I study the ways that memory and belief go awry: How do we come to believe that things are true—even when they are not? How can we remember things that never actually happened? To what extent can we correct myths and false beliefs, or even protect ourselves from succumbing to them in the first place?
These are the questions I try to answer, by understanding the cognitive mechanisms that lead people to adopt—and hold on to—widely-disseminated myths and personal false beliefs and memories. When people assess truth, memory, credibility and trust, they are unwittingly influenced by tangential evidence and fleeting experiences of familiarity or cognitive fluency.
One kind of tangential evidence is what my colleagues and I call truthiness (after Stephen Colbert). Truthiness, said Colbert, is "truth that comes from the gut and not books." In our research, we define truthiness as the process by which ordinary, intelligent people are swayed by tangentially related, pseudoevidence that leads them to believe that a claim is true.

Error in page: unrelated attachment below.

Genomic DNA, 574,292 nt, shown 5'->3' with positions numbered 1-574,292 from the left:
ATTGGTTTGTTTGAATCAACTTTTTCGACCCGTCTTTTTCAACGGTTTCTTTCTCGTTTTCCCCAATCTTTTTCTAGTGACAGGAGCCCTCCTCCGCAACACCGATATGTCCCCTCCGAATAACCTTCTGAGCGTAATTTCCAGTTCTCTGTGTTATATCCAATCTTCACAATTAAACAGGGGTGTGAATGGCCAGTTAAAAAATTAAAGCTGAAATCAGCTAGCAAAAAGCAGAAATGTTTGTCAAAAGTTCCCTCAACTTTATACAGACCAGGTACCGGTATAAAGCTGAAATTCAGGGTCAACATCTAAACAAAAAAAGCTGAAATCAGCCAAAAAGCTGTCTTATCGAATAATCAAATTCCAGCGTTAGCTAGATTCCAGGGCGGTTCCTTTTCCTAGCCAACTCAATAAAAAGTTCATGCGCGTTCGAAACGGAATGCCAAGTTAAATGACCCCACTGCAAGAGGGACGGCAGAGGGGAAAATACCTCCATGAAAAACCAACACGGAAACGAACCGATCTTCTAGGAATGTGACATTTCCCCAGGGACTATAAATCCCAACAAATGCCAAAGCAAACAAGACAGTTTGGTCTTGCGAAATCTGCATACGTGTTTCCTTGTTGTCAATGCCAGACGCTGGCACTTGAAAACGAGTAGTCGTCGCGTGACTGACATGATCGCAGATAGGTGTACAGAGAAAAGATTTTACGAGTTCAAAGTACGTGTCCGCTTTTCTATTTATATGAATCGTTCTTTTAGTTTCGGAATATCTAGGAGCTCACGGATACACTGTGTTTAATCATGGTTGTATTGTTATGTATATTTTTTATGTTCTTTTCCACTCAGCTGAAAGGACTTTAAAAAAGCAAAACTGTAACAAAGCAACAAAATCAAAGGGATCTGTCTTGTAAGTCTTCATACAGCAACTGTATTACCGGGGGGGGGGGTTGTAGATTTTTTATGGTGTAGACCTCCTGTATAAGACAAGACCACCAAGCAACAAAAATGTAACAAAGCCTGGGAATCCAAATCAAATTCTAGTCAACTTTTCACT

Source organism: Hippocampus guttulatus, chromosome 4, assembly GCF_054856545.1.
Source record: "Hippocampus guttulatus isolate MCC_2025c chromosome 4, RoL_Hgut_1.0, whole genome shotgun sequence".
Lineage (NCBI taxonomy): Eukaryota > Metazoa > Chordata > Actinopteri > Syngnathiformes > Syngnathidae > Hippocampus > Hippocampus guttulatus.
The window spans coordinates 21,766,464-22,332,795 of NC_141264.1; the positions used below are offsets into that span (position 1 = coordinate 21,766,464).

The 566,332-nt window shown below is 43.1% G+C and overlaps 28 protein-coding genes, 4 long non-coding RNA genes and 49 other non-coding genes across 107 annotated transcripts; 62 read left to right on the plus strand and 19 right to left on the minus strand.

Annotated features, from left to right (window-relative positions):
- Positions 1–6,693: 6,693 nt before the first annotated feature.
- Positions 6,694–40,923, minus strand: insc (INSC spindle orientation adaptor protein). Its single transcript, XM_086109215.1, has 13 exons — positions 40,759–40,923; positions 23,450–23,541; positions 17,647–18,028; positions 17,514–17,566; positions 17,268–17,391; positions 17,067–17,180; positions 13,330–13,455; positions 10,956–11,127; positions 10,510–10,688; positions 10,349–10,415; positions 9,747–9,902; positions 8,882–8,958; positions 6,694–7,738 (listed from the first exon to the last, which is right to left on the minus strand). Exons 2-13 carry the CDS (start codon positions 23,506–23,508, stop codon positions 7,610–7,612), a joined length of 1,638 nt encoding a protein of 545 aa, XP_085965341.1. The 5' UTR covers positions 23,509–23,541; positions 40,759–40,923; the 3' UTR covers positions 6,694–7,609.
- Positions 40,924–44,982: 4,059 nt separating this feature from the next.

Beyond understanding the mechanisms that cause memory and belief to go awry, I also address the applied issues that fall out of these metacognitive processes—how we evaluate science and how we evaluate evidence, in the courtroom and in our day-to-day experiences, as students, teachers, and as we are going about our lives.